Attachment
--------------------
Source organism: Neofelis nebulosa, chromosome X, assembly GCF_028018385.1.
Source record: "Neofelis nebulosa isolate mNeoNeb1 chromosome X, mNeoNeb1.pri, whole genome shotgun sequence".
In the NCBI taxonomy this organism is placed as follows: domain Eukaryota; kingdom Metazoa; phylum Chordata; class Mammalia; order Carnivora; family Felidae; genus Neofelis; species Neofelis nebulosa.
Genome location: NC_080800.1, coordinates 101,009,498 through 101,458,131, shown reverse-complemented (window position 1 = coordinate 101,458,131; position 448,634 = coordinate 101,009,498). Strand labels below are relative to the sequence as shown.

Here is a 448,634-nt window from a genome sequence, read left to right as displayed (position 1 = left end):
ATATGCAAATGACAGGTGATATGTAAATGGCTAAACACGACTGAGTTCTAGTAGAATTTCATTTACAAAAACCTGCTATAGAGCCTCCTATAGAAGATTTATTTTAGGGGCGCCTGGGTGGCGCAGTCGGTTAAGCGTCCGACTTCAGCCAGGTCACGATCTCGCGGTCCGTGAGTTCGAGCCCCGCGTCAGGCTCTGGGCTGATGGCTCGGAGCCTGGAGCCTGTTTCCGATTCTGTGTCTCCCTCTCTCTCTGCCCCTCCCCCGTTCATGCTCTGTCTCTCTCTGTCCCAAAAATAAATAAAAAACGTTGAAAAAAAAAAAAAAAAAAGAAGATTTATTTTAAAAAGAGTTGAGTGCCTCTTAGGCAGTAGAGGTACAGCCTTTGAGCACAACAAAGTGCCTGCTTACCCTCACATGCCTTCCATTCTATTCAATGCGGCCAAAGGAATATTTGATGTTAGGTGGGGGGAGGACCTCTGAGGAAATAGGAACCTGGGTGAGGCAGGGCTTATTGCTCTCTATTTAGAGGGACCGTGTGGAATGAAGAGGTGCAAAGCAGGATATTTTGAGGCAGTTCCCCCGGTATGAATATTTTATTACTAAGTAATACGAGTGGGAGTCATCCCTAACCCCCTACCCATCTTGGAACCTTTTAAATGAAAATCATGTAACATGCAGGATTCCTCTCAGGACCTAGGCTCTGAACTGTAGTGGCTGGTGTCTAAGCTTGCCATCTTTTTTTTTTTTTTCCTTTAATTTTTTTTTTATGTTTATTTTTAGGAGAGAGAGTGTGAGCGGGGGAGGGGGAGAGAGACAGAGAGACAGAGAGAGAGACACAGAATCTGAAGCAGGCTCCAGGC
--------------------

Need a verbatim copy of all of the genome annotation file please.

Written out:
Source organism: Neofelis nebulosa, chromosome X, assembly GCF_028018385.1.
Source record: "Neofelis nebulosa isolate mNeoNeb1 chromosome X, mNeoNeb1.pri, whole genome shotgun sequence".
In the NCBI taxonomy this organism is placed as follows: domain Eukaryota; kingdom Metazoa; phylum Chordata; class Mammalia; order Carnivora; family Felidae; genus Neofelis; species Neofelis nebulosa.
Genome location: NC_080800.1, coordinates 101,009,498 through 101,458,131, shown reverse-complemented (window position 1 = coordinate 101,458,131; position 448,634 = coordinate 101,009,498). Strand labels below are relative to the sequence as shown.

Here is a 448,634-nt window from a genome sequence, read left to right as displayed (position 1 = left end):
ATATGCAAATGACAGGTGATATGTAAATGGCTAAACACGACTGAGTTCTAGTAGAATTTCATTTACAAAAACCTGCTATAGAGCCTCCTATAGAAGATTTATTTTAGGGGCGCCTGGGTGGCGCAGTCGGTTAAGCGTCCGACTTCAGCCAGGTCACGATCTCGCGGTCCGTGAGTTCGAGCCCCGCGTCAGGCTCTGGGCTGATGGCTCGGAGCCTGGAGCCTGTTTCCGATTCTGTGTCTCCCTCTCTCTCTGCCCCTCCCCCGTTCATGCTCTGTCTCTCTCTGTCCCAAAAATAAATAAAAAACGTTGAAAAAAAAAAAAAAAAAAGAAGATTTATTTTAAAAAGAGTTGAGTGCCTCTTAGGCAGTAGAGGTACAGCCTTTGAGCACAACAAAGTGCCTGCTTACCCTCACATGCCTTCCATTCTATTCAATGCGGCCAAAGGAATATTTGATGTTAGGTGGGGGGAGGACCTCTGAGGAAATAGGAACCTGGGTGAGGCAGGGCTTATTGCTCTCTATTTAGAGGGACCGTGTGGAATGAAGAGGTGCAAAGCAGGATATTTTGAGGCAGTTCCCCCGGTATGAATATTTTATTACTAAGTAATACGAGTGGGAGTCATCCCTAACCCCCTACCCATCTTGGAACCTTTTAAATGAAAATCATGTAACATGCAGGATTCCTCTCAGGACCTAGGCTCTGAACTGTAGTGGCTGGTGTCTAAGCTTGCCATCTTTTTTTTTTTTTTCCTTTAATTTTTTTTTTATGTTTATTTTTAGGAGAGAGAGTGTGAGCGGGGGAGGGGGAGAGAGACAGAGAGACAGAGAGAGAGACACAGAATCTGAAGCAGGCTCCAGGC